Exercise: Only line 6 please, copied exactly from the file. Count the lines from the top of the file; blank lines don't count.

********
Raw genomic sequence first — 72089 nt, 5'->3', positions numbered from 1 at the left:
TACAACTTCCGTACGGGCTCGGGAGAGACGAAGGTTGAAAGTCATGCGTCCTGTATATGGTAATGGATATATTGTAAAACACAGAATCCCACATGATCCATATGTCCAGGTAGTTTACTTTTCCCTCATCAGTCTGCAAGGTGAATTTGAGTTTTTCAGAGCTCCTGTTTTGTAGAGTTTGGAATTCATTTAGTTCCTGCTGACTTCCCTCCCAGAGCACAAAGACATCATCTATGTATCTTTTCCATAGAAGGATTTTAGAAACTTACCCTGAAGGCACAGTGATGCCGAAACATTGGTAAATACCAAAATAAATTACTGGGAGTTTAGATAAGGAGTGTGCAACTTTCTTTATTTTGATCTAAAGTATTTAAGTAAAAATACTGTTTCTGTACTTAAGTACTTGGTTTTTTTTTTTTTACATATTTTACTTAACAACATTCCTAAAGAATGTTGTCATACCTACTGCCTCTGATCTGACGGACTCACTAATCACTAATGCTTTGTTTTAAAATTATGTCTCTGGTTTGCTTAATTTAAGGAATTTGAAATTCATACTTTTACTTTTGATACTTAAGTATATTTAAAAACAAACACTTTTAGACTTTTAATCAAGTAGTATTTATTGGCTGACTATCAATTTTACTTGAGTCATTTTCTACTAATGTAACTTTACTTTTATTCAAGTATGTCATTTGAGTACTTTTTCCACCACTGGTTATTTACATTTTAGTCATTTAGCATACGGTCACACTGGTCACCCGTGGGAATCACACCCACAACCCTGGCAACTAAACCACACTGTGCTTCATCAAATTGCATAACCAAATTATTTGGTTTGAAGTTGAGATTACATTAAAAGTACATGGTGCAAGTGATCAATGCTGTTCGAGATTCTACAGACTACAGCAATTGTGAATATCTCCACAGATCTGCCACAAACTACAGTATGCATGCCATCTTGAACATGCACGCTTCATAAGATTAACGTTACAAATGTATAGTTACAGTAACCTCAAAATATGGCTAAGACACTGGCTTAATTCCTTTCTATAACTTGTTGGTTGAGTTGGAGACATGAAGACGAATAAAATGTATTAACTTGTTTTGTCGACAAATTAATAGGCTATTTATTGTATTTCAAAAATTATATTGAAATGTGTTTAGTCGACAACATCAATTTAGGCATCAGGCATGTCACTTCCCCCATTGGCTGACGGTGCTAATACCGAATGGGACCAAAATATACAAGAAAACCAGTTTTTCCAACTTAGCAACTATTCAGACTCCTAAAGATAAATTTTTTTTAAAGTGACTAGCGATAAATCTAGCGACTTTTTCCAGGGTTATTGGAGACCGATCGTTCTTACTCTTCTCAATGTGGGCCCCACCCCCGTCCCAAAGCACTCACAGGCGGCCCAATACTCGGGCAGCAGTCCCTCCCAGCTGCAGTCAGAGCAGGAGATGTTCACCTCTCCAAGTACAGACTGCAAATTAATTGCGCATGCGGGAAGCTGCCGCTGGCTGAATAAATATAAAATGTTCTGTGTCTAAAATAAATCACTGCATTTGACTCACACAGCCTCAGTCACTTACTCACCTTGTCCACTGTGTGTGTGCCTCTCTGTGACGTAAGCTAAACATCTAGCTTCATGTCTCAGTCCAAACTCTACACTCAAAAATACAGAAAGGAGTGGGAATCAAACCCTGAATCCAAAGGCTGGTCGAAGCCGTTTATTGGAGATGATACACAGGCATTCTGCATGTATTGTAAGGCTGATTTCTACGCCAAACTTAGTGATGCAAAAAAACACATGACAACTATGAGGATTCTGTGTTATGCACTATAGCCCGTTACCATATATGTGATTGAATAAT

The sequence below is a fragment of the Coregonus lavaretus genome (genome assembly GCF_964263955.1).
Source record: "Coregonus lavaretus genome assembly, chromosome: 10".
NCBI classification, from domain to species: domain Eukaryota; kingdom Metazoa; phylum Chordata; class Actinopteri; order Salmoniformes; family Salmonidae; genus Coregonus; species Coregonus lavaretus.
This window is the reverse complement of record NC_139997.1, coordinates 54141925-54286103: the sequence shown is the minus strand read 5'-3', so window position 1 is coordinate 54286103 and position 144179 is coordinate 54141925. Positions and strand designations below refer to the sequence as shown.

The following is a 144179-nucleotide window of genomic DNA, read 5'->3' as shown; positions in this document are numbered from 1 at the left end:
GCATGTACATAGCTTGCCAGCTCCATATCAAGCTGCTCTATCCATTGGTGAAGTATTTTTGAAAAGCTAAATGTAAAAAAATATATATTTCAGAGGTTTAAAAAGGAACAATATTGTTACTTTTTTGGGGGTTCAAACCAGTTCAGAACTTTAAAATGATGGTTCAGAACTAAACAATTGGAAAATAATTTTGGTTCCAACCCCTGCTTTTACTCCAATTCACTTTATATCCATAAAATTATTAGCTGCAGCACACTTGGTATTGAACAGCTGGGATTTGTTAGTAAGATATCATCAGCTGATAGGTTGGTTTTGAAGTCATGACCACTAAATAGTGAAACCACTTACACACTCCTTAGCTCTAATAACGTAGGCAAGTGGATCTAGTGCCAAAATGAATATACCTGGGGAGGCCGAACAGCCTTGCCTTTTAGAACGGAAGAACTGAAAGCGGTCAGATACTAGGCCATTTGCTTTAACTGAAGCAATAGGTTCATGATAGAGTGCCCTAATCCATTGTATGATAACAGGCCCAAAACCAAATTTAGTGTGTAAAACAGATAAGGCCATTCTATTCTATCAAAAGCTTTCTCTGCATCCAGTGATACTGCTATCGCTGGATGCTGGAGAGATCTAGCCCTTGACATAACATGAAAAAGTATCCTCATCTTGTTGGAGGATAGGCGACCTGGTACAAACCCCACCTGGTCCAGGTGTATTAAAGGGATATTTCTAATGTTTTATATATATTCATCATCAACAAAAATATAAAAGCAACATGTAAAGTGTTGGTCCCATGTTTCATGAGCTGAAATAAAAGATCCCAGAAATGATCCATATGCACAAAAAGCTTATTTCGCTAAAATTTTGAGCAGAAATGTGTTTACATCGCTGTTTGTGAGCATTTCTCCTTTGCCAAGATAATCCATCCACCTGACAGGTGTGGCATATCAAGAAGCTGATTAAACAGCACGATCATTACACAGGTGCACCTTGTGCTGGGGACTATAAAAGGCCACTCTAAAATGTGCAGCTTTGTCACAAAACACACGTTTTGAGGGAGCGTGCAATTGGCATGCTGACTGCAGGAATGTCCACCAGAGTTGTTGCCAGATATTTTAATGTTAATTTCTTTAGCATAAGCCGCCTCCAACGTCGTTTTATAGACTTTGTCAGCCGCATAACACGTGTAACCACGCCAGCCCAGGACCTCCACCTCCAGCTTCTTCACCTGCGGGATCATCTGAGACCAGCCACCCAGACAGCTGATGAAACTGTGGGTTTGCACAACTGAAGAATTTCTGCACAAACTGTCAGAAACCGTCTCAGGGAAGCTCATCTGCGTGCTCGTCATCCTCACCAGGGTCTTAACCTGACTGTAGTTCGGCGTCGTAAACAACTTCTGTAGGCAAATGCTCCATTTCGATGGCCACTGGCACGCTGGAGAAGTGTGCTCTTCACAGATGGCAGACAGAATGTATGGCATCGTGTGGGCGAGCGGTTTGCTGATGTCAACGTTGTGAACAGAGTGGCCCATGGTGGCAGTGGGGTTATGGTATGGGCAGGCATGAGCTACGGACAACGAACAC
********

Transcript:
This window is the reverse complement of record NC_139997.1, coordinates 54141925-54286103: the sequence shown is the minus strand read 5'-3', so window position 1 is coordinate 54286103 and position 144179 is coordinate 54141925. Positions and strand designations below refer to the sequence as shown.